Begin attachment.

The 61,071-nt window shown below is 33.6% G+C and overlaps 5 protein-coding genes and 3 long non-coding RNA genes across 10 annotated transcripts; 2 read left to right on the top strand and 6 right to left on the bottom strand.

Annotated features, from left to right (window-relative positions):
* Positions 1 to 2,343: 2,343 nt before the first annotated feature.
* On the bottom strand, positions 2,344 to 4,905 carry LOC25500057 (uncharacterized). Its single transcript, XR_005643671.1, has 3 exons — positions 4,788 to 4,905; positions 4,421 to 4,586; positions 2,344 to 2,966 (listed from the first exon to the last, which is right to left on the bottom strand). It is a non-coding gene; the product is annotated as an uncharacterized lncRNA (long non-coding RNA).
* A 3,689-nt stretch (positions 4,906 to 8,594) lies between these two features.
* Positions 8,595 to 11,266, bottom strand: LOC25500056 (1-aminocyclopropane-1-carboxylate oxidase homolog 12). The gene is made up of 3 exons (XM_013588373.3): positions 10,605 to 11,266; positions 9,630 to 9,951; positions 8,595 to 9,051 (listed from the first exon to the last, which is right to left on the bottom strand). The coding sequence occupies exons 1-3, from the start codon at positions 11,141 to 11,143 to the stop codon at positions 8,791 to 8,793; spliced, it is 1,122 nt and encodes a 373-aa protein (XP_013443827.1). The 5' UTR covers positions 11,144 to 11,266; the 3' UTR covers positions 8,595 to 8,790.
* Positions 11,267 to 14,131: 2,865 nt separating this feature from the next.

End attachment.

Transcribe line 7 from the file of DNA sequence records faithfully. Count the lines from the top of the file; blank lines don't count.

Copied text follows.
* Positions 11,267 to 14,131: 2,865 nt separating this feature from the next.